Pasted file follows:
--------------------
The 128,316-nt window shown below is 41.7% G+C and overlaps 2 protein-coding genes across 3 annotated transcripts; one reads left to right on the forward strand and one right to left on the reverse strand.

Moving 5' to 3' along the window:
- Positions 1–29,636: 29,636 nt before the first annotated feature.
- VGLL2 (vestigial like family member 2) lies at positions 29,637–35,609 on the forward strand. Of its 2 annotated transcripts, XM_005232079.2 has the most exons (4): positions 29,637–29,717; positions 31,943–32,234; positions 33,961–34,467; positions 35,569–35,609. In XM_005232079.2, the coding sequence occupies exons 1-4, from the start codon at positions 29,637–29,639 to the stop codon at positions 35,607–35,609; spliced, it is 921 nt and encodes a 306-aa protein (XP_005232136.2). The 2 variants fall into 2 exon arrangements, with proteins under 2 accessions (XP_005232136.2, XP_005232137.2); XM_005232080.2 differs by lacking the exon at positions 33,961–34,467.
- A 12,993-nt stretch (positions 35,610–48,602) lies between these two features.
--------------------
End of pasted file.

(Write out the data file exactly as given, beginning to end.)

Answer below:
The 128,316-nt window shown below is 41.7% G+C and overlaps 2 protein-coding genes across 3 annotated transcripts; one reads left to right on the forward strand and one right to left on the reverse strand.

Moving 5' to 3' along the window:
- Positions 1–29,636: 29,636 nt before the first annotated feature.
- VGLL2 (vestigial like family member 2) lies at positions 29,637–35,609 on the forward strand. Of its 2 annotated transcripts, XM_005232079.2 has the most exons (4): positions 29,637–29,717; positions 31,943–32,234; positions 33,961–34,467; positions 35,569–35,609. In XM_005232079.2, the coding sequence occupies exons 1-4, from the start codon at positions 29,637–29,639 to the stop codon at positions 35,607–35,609; spliced, it is 921 nt and encodes a 306-aa protein (XP_005232136.2). The 2 variants fall into 2 exon arrangements, with proteins under 2 accessions (XP_005232136.2, XP_005232137.2); XM_005232080.2 differs by lacking the exon at positions 33,961–34,467.
- A 12,993-nt stretch (positions 35,610–48,602) lies between these two features.